This article was originally published by Radio Free Asia and is reprinted with permission.
Hong Kong’s government on Monday announced further powers under draconian security laws that will allow police to search people’s home without a warrant and to issue takedown requests to electronic media platforms displaying material banned under the law.
The announcement came as the city’s national security committee chaired by chief executive Carrie Lam met for the first time since the law, which targets speech as well as actions, was imposed on Hong Kong on June 30 by the ruling Chinese Communist Party.
Under the new “implementation rules,” which take effect on July 7, any electronic messages covered by the law — which include protest slogans, calls for independence, and any speech critical of the authorities — can be issued with takedown orders, on pain of jail terms and fines.
If they are unable to comply immediately, court orders can be obtained for the seizure of electronic equipment, the rules say.
The move is a direct blow to online freedom in Hong Kong, which has until now enjoyed unfettered access to the internet and protections for online privacy, unlike the population of mainland China.
Platform and internet service providers are covered by the rule, and Facebook and WhatsApp said on Monday they had “paused” the processing of government requests for user data in Hong Kong.
The encrypted messenger Telegram, once widely used by the pro-democracy movement, also said it had ended cooperation with police and government in Hong Kong.
WhatsApp said its decision was taken pending further assessment of the impact of the national security law, and that the company would be carrying out “formal human rights due diligence and consultations with human rights experts.”
‘Fundamental human right’
Facebook said in a statement: “We believe freedom of expression is a fundamental human right and support the right of people to express themselves without fear for their safety or other repercussions.”
“We have a global process for government requests, and in reviewing each individual request, we consider Facebook’s policies, local laws and international human rights standards,” a spokesperson said.
Telegram said it would await an “international consensus” on the changes under the new security law.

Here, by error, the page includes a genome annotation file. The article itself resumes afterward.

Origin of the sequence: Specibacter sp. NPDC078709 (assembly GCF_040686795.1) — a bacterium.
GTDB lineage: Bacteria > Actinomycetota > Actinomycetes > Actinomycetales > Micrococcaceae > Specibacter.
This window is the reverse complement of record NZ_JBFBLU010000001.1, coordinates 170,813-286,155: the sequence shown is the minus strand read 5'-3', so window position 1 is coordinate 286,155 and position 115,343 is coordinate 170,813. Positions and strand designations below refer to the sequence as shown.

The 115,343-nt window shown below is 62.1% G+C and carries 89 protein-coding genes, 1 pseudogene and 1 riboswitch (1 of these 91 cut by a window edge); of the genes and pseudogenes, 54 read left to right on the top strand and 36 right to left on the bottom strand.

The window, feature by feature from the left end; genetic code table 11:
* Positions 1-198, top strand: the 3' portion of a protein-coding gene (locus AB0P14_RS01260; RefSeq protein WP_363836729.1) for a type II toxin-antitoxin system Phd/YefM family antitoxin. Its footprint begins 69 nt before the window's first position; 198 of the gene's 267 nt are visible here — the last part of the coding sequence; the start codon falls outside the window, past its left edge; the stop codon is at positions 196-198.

The National Security Law for Hong Kong bans a vaguely defined and all-encompassing slew of actions including many seen during last year’s pro-democracy protests and anti-extradition movement.
The law targets anyone in the world committing actions within its scope, regardless of whether they live in Hong Kong or are its permanent residents.
Anyone suspected of “crimes” under the law can be issued with a travel ban, with their passport confiscated and their assets frozen.
Authorities on the democratic island of Taiwan and in Canada have warned their nationals not to travel to Hong Kong, Macau, or mainland China unless absolutely necessary, as online comments critical of Beijing — even in their home countries — could place them at risk of arrest under the law.
Businesses, groups, and other legal entities suspected of breaching the law may be shut down or have their licenses to operate revoked, echoing a process used by authorities in mainland China to revoke human rights lawyers’ license to operate as a business.
Anyone “causing residents of the Hong Kong Special Administrative Region to have misgivings about the Central People’s Government through various unlawful means,” will also be pursued under the law, a provision that also could potentially be used to target the media and anyone commenting on social media.
Under the implementation rules, warrantless searches of people’s homes may be authorized by a police officer carrying the rank of assistant commissioner, while “less intrusive” covert surveillance of suspects under the law can be authorized by a directorate-level police officer.
Hong Kong’s courts are already swamped with public order cases linked to a mass protest and civil disobedience movement that initially opposed extradition to mainland China, and which later broadened to include fully democratic elections and greater police accountability, as well as challenging China’s approved description of the largely peaceful protests as “riots.”
Pro-democracy activist Agnes Chow pleaded guilty on Monday to charges related to a major protest outside police headquarters on June 21, 2019.
Chow pleaded guilty to “inciting others to participate in an unlawful assembly,” and to “participating in an unauthorized assembly,” at Eastern Magistrate’s Court, government broadcaster RTHK reported.
Fellow activists Joshua Wong and Ivan Lam pleaded not guilty to similar charges related to the same protest.